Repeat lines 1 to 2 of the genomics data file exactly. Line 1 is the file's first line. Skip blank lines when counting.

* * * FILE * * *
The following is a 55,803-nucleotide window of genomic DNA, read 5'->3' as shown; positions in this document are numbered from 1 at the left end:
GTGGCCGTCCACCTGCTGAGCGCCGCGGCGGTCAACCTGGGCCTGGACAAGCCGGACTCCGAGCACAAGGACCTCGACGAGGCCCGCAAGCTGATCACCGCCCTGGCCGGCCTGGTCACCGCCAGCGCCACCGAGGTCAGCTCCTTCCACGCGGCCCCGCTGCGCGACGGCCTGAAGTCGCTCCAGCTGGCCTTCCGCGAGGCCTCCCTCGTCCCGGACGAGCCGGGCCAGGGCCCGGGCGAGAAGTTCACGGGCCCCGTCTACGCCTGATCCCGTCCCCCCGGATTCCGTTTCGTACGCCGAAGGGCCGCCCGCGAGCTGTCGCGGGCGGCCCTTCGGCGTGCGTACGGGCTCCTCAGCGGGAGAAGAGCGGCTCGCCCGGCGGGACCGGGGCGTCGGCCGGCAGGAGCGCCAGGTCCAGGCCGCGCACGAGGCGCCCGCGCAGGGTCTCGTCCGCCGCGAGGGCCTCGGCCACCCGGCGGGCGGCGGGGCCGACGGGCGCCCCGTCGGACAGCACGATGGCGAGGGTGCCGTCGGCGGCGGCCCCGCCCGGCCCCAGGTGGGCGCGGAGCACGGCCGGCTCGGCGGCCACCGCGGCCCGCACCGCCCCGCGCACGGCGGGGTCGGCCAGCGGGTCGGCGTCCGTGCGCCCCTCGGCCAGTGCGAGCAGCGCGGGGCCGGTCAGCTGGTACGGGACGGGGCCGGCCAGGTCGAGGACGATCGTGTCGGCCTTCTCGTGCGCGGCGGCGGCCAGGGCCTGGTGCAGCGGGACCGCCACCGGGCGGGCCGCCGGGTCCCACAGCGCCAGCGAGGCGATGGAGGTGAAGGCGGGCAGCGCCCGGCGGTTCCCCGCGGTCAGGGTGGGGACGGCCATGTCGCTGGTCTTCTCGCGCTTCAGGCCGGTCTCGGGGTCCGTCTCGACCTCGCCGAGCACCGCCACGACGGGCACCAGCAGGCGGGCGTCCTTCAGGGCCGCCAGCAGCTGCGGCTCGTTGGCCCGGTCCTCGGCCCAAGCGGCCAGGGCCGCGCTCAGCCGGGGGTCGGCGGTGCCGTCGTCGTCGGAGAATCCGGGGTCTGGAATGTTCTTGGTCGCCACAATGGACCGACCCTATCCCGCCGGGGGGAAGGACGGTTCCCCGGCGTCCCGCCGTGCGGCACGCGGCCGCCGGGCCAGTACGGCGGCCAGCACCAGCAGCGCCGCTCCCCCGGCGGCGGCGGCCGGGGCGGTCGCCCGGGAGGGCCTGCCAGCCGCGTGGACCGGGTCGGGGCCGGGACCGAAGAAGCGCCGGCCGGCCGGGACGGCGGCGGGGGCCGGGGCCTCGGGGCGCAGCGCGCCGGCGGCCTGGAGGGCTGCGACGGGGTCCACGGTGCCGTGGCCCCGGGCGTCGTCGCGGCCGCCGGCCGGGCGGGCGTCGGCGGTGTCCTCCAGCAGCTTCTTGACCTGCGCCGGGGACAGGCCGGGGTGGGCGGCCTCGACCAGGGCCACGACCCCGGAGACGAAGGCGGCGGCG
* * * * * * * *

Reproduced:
The following is a 55,803-nucleotide window of genomic DNA, read 5'->3' as shown; positions in this document are numbered from 1 at the left end:
GTGGCCGTCCACCTGCTGAGCGCCGCGGCGGTCAACCTGGGCCTGGACAAGCCGGACTCCGAGCACAAGGACCTCGACGAGGCCCGCAAGCTGATCACCGCCCTGGCCGGCCTGGTCACCGCCAGCGCCACCGAGGTCAGCTCCTTCCACGCGGCCCCGCTGCGCGACGGCCTGAAGTCGCTCCAGCTGGCCTTCCGCGAGGCCTCCCTCGTCCCGGACGAGCCGGGCCAGGGCCCGGGCGAGAAGTTCACGGGCCCCGTCTACGCCTGATCCCGTCCCCCCGGATTCCGTTTCGTACGCCGAAGGGCCGCCCGCGAGCTGTCGCGGGCGGCCCTTCGGCGTGCGTACGGGCTCCTCAGCGGGAGAAGAGCGGCTCGCCCGGCGGGACCGGGGCGTCGGCCGGCAGGAGCGCCAGGTCCAGGCCGCGCACGAGGCGCCCGCGCAGGGTCTCGTCCGCCGCGAGGGCCTCGGCCACCCGGCGGGCGGCGGGGCCGACGGGCGCCCCGTCGGACAGCACGATGGCGAGGGTGCCGTCGGCGGCGGCCCCGCCCGGCCCCAGGTGGGCGCGGAGCACGGCCGGCTCGGCGGCCACCGCGGCCCGCACCGCCCCGCGCACGGCGGGGTCGGCCAGCGGGTCGGCGTCCGTGCGCCCCTCGGCCAGTGCGAGCAGCGCGGGGCCGGTCAGCTGGTACGGGACGGGGCCGGCCAGGTCGAGGACGATCGTGTCGGCCTTCTCGTGCGCGGCGGCGGCCAGGGCCTGGTGCAGCGGGACCGCCACCGGGCGGGCCGCCGGGTCCCACAGCGCCAGCGAGGCGATGGAGGTGAAGGCGGGCAGCGCCCGGCGGTTCCCCGCGGTCAGGGTGGGGACGGCCATGTCGCTGGTCTTCTCGCGCTTCAGGCCGGTCTCGGGGTCCGTCTCGACCTCGCCGAGCACCGCCACGACGGGCACCAGCAGGCGGGCGTCCTTCAGGGCCGCCAGCAGCTGCGGCTCGTTGGCCCGGTCCTCGGCCCAAGCGGCCAGGGCCGCGCTCAGCCGGGGGTCGGCGGTGCCGTCGTCGTCGGAGAATCCGGGGTCTGGAATGTTCTTGGTCGCCACAATGGACCGACCCTATCCCGCCGGGGGGAAGGACGGTTCCCCGGCGTCCCGCCGTGCGGCACGCGGCCGCCGGGCCAGTACGGCGGCCAGCACCAGCAGCGCCGCTCCCCCGGCGGCGGCGGCCGGGGCGGTCGCCCGGGAGGGCCTGCCAGCCGCGTGGACCGGGTCGGGGCCGGGACCGAAGAAGCGCCGGCCGGCCGGGACGGCGGCGGGGGCCGGGGCCTCGGGGCGCAGCGCGCCGGCGGCCTGGAGGGCTGCGACGGGGTCCACGGTGCCGTGGCCCCGGGCGTCGTCGCGGCCGCCGGCCGGGCGGGCGTCGGCGGTGTCCTCCAGCAGCTTCTTGACCTGCGCCGGGGACAGGCCGGGGTGGGCGGCCTCGACCAGGGCCACGACCCCGGAGACGAAGGCGGCGGCG